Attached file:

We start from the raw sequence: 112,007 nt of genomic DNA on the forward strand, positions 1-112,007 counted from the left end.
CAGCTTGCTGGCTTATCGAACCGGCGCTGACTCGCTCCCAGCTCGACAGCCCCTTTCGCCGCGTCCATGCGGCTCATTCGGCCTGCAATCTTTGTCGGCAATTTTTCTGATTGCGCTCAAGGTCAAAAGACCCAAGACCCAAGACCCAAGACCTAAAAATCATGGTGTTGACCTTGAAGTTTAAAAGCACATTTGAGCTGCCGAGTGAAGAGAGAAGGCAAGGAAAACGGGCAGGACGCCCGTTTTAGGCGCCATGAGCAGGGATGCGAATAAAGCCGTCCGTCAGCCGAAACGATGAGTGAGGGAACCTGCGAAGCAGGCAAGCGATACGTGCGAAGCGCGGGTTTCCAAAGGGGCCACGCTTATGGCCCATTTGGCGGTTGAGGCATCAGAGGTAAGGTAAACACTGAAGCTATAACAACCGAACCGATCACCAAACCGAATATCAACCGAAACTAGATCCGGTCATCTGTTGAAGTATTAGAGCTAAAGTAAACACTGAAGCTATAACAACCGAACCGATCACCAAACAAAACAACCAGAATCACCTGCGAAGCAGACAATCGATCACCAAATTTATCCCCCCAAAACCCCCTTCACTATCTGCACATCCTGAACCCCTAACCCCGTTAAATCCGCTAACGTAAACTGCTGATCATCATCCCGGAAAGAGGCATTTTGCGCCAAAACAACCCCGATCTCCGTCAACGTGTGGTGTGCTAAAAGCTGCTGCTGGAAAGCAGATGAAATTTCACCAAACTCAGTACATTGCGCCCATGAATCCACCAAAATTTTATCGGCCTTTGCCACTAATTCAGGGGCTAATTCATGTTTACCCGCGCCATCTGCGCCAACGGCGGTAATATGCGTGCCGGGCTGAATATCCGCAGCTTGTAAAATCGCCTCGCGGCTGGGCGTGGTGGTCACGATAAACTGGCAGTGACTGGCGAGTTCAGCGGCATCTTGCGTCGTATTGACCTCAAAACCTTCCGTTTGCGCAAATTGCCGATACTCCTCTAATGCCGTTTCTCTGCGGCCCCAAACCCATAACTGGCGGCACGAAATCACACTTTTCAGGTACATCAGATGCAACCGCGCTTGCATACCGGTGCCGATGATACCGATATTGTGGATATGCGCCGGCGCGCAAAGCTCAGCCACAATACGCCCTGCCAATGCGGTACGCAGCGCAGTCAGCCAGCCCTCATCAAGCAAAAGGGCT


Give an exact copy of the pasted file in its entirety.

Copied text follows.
We start from the raw sequence: 112,007 nt of genomic DNA on the forward strand, positions 1-112,007 counted from the left end.
CAGCTTGCTGGCTTATCGAACCGGCGCTGACTCGCTCCCAGCTCGACAGCCCCTTTCGCCGCGTCCATGCGGCTCATTCGGCCTGCAATCTTTGTCGGCAATTTTTCTGATTGCGCTCAAGGTCAAAAGACCCAAGACCCAAGACCCAAGACCTAAAAATCATGGTGTTGACCTTGAAGTTTAAAAGCACATTTGAGCTGCCGAGTGAAGAGAGAAGGCAAGGAAAACGGGCAGGACGCCCGTTTTAGGCGCCATGAGCAGGGATGCGAATAAAGCCGTCCGTCAGCCGAAACGATGAGTGAGGGAACCTGCGAAGCAGGCAAGCGATACGTGCGAAGCGCGGGTTTCCAAAGGGGCCACGCTTATGGCCCATTTGGCGGTTGAGGCATCAGAGGTAAGGTAAACACTGAAGCTATAACAACCGAACCGATCACCAAACCGAATATCAACCGAAACTAGATCCGGTCATCTGTTGAAGTATTAGAGCTAAAGTAAACACTGAAGCTATAACAACCGAACCGATCACCAAACAAAACAACCAGAATCACCTGCGAAGCAGACAATCGATCACCAAATTTATCCCCCCAAAACCCCCTTCACTATCTGCACATCCTGAACCCCTAACCCCGTTAAATCCGCTAACGTAAACTGCTGATCATCATCCCGGAAAGAGGCATTTTGCGCCAAAACAACCCCGATCTCCGTCAACGTGTGGTGTGCTAAAAGCTGCTGCTGGAAAGCAGATGAAATTTCACCAAACTCAGTACATTGCGCCCATGAATCCACCAAAATTTTATCGGCCTTTGCCACTAATTCAGGGGCTAATTCATGTTTACCCGCGCCATCTGCGCCAACGGCGGTAATATGCGTGCCGGGCTGAATATCCGCAGCTTGTAAAATCGCCTCGCGGCTGGGCGTGGTGGTCACGATAAACTGGCAGTGACTGGCGAGTTCAGCGGCATCTTGCGTCGTATTGACCTCAAAACCTTCCGTTTGCGCAAATTGCCGATACTCCTCTAATGCCGTTTCTCTGCGGCCCCAAACCCATAACTGGCGGCACGAAATCACACTTTTCAGGTACATCAGATGCAACCGCGCTTGCATACCGGTGCCGATGATACCGATATTGTGGATATGCGCCGGCGCGCAAAGCTCAGCCACAATACGCCCTGCCAATGCGGTACGCAGCGCAGTCAGCCAGCCCTCATCAAGCAAAAGGGCT